Date: Tue, 4 Apr 2000
They had at least two of these sounding weights, but lost them both
due to broken wires at various points along the way. At some point they
started improvising with weights. In any case, they will be hard to find (on
the ocean bottom).
It might be interesting to look into whether the wire itself would still
exist. I think in deep water, oxidation is very slow because there is
not much oxygen dissolved in the water. If the wire is intact, it might be
spread out over a fairly large area. (As I recall, the broken off part was
over 2500 meters long.) Although the wire is very thin(.028" diameter, as I
recall), and would not have much magnetic signature by itself, it might be
possible to induce a current in the wire and detect the corresponding
magnetic influence. Of course, one might also find the wire by visual
(remote camera) inspection.
The wire, because of its length, would probably be easier to find than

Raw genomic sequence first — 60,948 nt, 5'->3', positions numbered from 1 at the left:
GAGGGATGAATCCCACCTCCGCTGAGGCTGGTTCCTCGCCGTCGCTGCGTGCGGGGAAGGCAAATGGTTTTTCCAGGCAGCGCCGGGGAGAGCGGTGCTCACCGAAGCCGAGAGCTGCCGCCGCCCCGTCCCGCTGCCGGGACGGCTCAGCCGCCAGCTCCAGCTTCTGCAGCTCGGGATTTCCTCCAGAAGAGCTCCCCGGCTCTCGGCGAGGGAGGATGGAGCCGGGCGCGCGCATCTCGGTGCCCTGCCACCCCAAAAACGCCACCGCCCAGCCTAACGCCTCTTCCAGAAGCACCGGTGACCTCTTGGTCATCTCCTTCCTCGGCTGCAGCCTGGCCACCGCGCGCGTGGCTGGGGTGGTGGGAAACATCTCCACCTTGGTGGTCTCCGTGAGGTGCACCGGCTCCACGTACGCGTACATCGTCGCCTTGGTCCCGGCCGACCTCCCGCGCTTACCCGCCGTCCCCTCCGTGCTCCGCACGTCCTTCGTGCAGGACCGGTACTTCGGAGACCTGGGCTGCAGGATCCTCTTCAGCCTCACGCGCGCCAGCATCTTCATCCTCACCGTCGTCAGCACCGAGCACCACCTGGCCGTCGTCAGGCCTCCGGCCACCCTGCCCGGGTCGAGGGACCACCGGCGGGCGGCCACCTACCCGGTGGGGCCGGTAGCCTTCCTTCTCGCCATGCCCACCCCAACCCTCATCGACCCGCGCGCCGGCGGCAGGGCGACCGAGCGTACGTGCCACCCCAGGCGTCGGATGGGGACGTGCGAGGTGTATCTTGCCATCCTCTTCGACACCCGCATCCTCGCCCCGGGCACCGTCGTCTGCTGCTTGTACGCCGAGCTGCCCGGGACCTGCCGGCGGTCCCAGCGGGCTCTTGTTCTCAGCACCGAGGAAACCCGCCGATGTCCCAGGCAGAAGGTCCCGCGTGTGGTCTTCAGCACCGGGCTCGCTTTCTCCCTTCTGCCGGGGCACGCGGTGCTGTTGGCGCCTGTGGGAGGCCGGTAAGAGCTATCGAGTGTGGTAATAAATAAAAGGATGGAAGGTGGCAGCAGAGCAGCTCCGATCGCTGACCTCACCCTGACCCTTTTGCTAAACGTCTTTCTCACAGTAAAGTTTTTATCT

the weights (if the wire is still intact). Having to search through the
ice means that, even if a fairly good sensor could be developed, it could
not be towed by a ship or helicopter, but would have to be self-propelled.
These tend to be slow, and would take a long time.
For example, if we think we know the location of Peary's sounding within
three nautical miles, the area to be searched is about a billion square
feet. A sensor that moves at two feet per second (about 1.2kt) and searches
a path 6 ft wide, covers 12 sq ft/sec, and would take almost 1000 days (24
hr/day) to search the area. That is why I think looking for a small object
with a camera is not terribly feasible.
On the other hand, if the orientation of the wire can be estimated based on
knowledge of the currents, a sensor could make tracks perpendicular to the
orientation of the wire at fairly wide intervals (say every 1/10th mile).
This would require 60 passes of 6 miles length to cover a six by six mile
grid. This is a total of 360 miles, which at 1.2 kt would take about 300
hours. I think if there is reason to believe that the wire still exists and
a sensor could be developed to detect it, it should be feasible to find the
wire. These are two big ifs.
Assuming a sensor is developed, perhaps you could get the ice-breaker that
takes rich tourists to the North Pole to spend a day or so searching on each
trip, to give the tourists something to talk about. Well, enough of this.